Egypt is famous for being a cradle of an ancient civilization, and tourists worldwide flock to the country to see its numerous historic monuments. While Giza and its pyramids and the Sphinx are closer to Cairo, visitors who want to dig deeper into the country's ancient history tend to go further down south to Luxor. Located about 400 miles from the Egyptian capital lies what many have called "the world's greatest open-air museum," per Lonely Planet. A third of the ancient monuments of the world are said to have been preserved here, according to Egypt Today.
Luxor holds many temples, tombs, and other remnants of the time when it was the seat of Thebes, which was the capital of Egypt during the part of the Middle Kingdom and the New Kingdom (per National Geographic). If you visit the modern city today, you'll be able to have a glimpse at what the peak of Egyptian civilization might have looked like, according to UNESCO. The Nile River runs through the city, dividing it into the eastern bank, where the remains of great temples can be viewed, and the western bank, where an ancient necropolis lies.
On the eastern bank of the Nile are a duo of important religious structures: the Karnak Temple Complex and the Luxor Temple. Karnak was a major religious center during the New Kingdom era. Inside its massive complex measuring about one mile by half a mile were enormous structures, including obelisks, columns, and the statues of four gods, per National Geographic. The main structure is the temple of Amun and around it are two other huge temples dedicated to his wife, Mut, and son, Khonsu. In addition, Karnak also houses other smaller and outer temples built over 1,500 years, per the Egyptian Tourism Promotion Board.
The Karnak Temple Complex is connected to the Luxor Temple by the Avenue of Sphinxes, a 1.9-mile grand avenue that functioned as a processional road during the Opet Festival. During this festival, the ancient Egyptians brought the statues of Amun, Mut, and Khonsu from Karnak to the Luxor Temple, per Lonely Planet. The annual event celebrated the god Amun's rebirth in the Luxor Temple, per the World Monuments Fund.
Today, you'll still see the Great Colonnade Hall, towering columns, and statues of Ramses II. You'll also find an 82-foot-tall obelisk fronting the pylon and a shrine from the reign of Hatshepsut, per the Egyptian Ministry of Tourism and Antiquities. Lonely Planet suggests visiting early to avoid crowds, during sunset, or at night to see the temple light up. "We did this [at] night and the lighting made it extra special," wrote a TripAdvisor reviewer.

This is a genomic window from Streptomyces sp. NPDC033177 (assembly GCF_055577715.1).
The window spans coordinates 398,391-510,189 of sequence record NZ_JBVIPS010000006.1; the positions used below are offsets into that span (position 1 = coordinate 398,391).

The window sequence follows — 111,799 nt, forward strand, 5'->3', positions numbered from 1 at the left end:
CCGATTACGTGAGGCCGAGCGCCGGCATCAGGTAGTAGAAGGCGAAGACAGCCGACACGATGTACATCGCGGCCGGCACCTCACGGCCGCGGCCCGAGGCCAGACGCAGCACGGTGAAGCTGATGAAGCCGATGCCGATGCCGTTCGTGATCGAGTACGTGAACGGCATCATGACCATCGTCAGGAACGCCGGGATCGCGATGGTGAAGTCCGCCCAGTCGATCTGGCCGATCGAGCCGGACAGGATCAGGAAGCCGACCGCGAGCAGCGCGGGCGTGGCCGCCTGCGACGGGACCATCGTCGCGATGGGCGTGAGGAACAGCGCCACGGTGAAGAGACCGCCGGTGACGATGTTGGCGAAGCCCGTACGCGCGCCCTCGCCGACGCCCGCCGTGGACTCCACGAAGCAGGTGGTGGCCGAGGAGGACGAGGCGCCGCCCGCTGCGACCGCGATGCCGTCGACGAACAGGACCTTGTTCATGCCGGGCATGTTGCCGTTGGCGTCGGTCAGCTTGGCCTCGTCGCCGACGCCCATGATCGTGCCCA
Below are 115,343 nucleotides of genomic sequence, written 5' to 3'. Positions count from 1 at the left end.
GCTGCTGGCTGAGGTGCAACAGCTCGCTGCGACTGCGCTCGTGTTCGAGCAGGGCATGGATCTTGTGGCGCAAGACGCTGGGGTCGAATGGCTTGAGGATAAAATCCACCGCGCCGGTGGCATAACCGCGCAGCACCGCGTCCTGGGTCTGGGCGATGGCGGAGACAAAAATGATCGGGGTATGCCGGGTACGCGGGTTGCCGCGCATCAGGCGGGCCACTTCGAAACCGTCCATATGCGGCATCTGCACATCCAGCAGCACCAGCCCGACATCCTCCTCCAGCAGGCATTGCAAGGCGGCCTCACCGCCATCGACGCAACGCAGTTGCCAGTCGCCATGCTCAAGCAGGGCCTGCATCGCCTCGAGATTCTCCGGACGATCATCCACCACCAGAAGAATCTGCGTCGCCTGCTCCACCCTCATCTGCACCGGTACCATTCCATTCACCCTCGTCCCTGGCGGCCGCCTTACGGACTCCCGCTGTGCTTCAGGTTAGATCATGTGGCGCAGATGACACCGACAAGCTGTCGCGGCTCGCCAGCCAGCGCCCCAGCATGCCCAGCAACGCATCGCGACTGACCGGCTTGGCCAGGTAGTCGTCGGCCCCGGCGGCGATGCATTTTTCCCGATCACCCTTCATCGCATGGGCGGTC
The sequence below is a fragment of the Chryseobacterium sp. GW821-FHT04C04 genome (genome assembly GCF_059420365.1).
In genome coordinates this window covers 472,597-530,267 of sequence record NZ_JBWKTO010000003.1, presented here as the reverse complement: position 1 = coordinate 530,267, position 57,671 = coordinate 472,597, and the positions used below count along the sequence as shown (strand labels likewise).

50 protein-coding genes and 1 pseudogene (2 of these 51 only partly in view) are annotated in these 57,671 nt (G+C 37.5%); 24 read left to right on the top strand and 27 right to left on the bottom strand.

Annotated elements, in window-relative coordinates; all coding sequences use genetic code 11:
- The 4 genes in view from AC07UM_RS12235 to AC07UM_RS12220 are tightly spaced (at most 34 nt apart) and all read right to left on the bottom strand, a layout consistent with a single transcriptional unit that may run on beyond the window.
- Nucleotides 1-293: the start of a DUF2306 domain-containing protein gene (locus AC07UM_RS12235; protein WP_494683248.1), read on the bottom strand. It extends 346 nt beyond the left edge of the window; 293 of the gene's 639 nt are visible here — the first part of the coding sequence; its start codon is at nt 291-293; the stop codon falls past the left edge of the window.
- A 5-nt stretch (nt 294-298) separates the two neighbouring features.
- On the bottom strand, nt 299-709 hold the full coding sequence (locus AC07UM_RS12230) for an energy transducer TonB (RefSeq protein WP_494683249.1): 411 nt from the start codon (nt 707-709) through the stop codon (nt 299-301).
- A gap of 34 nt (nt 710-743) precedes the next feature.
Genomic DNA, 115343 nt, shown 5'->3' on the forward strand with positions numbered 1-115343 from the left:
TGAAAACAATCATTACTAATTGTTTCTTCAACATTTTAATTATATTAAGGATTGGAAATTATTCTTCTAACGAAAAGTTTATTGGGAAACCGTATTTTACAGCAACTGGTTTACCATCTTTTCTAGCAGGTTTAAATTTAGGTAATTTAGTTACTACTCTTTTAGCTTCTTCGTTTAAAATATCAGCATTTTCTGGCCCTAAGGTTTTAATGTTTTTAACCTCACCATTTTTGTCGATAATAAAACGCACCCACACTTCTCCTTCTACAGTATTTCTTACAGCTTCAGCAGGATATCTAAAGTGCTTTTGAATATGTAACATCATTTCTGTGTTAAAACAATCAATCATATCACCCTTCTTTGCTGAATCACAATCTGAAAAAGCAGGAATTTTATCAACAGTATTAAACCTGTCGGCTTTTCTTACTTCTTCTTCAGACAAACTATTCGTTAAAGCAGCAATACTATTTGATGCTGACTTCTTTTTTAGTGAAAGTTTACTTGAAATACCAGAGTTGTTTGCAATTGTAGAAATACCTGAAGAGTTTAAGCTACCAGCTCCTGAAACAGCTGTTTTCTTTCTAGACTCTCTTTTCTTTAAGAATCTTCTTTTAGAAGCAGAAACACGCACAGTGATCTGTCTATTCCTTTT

If the eastern bank of the Nile was the center of ancient Egyptian civilization, the western bank was the realm of the dead. Major burial sites for pharaohs and queens can be found here. The Valley of the Kings features more than 60 tombs, plus 20 unfinished ones, according to the Ministry of Tourism and Antiquities. The tombs range from single burial chambers to huge complexes with paintings and hieroglyphs, per the World Monuments Fund.
The most famous of these tombs is that of Tutankhamun, which made waves when it was discovered by Howard Carter in 1922 for the treasures it held inside, per National Geographic. "You can see the mummified body of King Tut preserved for all to see under a plexiglass box," a TripAdvisor reviewer noted. The tombs of Ramses II, Seti I, and other pharaohs can also be found here, per National Geographic.
Meanwhile, the Valley of the Queens contains around 90 tombs of New Kingdom queens, princes, princesses, and other nobles, per National Geographic. The most popular is the tomb of Ramses II's wife, Nefertari, per the Ministry of Tourism and Antiquities. "The best preserved, and I would say the most beautiful tomb that I saw was that of Queen Nefertari," a TripAdvisor reviewer wrote, adding, "The wall paintings look like they were painted yesterday. The colors are incredibly well preserved." Nearby is the ruin of an ancient village of tomb workers and artists, which is also worth a visit.